stressed.  These guys (DRoA) will throw up every piece of flak and  
smoke-screen you can imagine to stop you transferring out and you really  
don't want to make any mistakes that could cost you time, money, or worse,  
your domain(s).

Information:  as part of the scamming process (when the domains are  
transferred in to DRoA) you will be sent login/account details.  Do not  
delete this email - DRoA will use characters that are ambiguous when  
printed - just a trivial attempt to slow you down.  You /will/ need this  
information.  If you are the victim please forward this mail to your  
helper/friend.  They will need it to help you.

If you're lucky, the name server associated with the domain will not be  
altered - otherwise they may be changed to *.name-services.com which  
appears to be a domain owned/managed by eNom.  This is bad news because  
your web site and mail will stop working.

If you're lucky the contact details will remain unscathed - don't bank on  
this.  It seems common practice to alter /all/ contact details including  
registrant to "Private Registration" and the contact mail address to  
"privacy@droa.com" - if you don't have the account/login details there is  
no way (I know of) to alter the contact details back to sensible values.

Fortunately it's not hard to correct the registrant and admin/tech/billing  
details.  The web interface is misleading and clunky but so long as you  
have your login data you will be able to perform this task.  Tread slowly  
and don't assume any defults are going to be helpful.

At this point sit back a brew a cuppa.  You have started the process of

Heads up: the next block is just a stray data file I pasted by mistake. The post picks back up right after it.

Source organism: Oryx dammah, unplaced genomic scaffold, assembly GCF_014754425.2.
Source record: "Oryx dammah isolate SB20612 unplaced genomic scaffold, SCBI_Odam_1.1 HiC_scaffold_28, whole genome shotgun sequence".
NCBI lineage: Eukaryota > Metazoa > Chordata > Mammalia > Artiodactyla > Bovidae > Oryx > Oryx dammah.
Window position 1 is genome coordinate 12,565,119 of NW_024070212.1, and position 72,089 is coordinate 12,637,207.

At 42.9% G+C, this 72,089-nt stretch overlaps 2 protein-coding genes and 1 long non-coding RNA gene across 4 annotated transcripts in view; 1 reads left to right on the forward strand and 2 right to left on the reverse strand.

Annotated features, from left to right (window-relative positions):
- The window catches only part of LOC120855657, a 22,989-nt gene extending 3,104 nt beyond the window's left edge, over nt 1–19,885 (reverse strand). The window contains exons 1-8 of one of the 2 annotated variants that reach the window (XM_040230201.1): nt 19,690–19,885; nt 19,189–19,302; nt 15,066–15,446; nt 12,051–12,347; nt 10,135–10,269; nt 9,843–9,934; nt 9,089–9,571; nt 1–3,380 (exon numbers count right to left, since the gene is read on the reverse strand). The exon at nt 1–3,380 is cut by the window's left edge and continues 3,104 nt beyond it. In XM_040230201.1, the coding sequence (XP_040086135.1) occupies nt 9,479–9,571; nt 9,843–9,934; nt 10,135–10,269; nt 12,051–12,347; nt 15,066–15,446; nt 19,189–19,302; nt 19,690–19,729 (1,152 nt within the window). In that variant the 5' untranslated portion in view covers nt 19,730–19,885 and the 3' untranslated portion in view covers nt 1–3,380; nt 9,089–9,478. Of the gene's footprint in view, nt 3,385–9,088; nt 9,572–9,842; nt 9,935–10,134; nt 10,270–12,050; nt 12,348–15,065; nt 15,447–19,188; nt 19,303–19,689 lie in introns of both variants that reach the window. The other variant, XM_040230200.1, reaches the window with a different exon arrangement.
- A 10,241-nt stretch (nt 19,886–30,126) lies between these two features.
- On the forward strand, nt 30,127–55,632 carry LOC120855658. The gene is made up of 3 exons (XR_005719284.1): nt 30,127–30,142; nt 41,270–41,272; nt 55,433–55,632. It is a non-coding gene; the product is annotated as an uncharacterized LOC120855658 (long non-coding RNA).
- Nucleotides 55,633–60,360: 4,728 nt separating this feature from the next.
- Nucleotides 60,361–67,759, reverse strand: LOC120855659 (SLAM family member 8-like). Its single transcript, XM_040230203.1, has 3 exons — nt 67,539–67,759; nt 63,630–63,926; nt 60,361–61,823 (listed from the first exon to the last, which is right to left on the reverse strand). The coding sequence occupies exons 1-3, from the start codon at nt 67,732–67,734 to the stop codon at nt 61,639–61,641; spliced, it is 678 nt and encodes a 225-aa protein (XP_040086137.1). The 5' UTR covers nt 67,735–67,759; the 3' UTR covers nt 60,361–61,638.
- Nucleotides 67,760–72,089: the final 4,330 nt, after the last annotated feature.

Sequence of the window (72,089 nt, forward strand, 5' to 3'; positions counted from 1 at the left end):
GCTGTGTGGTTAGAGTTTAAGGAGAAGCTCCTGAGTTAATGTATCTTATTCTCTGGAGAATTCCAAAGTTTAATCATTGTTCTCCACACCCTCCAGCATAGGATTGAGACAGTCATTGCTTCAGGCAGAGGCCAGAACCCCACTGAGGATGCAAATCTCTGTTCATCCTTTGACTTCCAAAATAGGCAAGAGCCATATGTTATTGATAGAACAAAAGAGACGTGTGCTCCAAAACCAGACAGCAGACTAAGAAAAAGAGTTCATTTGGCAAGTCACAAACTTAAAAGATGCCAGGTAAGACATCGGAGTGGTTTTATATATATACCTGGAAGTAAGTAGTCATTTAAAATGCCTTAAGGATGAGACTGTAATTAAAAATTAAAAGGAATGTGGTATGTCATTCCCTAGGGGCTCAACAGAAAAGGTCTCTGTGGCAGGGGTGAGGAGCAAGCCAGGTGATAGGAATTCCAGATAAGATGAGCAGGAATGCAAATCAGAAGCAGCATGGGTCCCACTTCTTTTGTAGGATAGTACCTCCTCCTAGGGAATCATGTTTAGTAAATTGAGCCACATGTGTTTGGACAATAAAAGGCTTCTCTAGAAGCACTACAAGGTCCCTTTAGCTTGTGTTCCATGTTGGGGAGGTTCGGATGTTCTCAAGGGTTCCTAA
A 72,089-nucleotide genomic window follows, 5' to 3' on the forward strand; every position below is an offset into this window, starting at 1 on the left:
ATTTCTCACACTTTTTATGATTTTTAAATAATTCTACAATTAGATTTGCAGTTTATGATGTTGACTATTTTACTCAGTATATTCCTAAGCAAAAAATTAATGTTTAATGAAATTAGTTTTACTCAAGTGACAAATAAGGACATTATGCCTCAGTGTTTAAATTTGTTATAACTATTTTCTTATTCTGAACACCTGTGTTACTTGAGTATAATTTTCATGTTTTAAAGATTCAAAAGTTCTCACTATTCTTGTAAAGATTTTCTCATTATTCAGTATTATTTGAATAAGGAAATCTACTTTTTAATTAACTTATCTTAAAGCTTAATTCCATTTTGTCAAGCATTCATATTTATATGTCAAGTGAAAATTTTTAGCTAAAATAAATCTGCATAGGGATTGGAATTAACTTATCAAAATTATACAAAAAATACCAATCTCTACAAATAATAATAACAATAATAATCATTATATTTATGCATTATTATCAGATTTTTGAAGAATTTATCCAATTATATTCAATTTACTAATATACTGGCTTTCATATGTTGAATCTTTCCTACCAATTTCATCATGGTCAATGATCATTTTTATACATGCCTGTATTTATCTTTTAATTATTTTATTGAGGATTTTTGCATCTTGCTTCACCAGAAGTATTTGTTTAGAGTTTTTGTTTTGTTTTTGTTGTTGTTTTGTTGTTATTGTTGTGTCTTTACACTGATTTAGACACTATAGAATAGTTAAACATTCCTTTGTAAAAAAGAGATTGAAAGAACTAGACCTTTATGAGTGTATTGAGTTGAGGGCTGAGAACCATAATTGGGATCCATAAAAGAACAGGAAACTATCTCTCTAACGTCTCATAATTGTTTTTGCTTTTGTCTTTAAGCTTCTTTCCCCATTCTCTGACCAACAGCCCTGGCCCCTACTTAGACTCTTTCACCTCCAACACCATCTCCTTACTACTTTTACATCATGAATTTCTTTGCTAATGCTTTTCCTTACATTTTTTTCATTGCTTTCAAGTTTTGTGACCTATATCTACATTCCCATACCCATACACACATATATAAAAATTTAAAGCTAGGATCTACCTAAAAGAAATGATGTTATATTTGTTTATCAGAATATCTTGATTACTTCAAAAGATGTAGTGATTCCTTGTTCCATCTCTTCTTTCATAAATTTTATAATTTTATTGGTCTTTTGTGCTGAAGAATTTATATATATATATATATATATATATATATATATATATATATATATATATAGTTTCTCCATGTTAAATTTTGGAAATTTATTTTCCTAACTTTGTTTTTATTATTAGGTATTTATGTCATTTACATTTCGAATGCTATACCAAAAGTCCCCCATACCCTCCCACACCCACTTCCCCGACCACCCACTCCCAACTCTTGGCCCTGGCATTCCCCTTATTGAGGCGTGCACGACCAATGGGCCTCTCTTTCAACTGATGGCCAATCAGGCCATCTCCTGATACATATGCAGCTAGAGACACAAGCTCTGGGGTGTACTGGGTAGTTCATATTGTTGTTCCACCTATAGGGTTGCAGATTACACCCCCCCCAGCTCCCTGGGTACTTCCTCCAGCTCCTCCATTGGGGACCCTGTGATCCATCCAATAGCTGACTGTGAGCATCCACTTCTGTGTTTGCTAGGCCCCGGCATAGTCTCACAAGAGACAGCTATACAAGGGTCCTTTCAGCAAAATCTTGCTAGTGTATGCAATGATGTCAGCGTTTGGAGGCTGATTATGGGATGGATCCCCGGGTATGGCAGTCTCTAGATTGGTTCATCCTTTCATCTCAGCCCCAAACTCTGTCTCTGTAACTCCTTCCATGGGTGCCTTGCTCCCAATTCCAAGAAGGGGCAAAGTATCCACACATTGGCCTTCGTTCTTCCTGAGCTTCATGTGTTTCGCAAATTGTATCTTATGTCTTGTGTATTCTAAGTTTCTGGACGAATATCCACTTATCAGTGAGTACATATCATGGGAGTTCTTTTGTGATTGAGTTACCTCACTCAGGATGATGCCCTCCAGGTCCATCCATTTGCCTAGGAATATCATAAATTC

reclaiming your domains.  Chill a bit - we now want the whois contact  
details to propagate to wherever they have to propagate to before we do  
anything else.  Start by checking the whois at enom.com.

all the ducks in a row?  ok, now we can move on.

.org: for these domains you will need the "EPP Auth Code" - this info can  
only be supplied by the registrar and/or agent - the only way I have found  
to extract this info from DRoA is to request it over the telephone.  the  
web interface has no process for extracting this info and emails to  
privacay@droa.com and support@droa.com remain unanswered - however,  
telephone operators appear to play it straight, although they could be a  
lot more helpful, you must ask exactly the right question(s) - they will  
not guide you.

The phone number for DRoA is: +1 866 434 0212
hit #1 for customer services
hit #2 for tech support

doesn't seem to matter which you choose - they appear to go to the same  

The "EPP Auth Code" will be mailed to the contact email on the domain (not  
sure which one, I've set them all to the same value) - you must ensure the  
correct details are registered (whois) before requesting the code.

.com/.net: managing the registrar lock via the web interface will prove to  
be tiresome - no matter how many times you do the clickety-click the  
result is the same "server busy - please try later" - who are they trying  
to kid? This is a facility provided by eNom.  ok - we must assume this is  
another smoke-screen.  Ignore it and move on.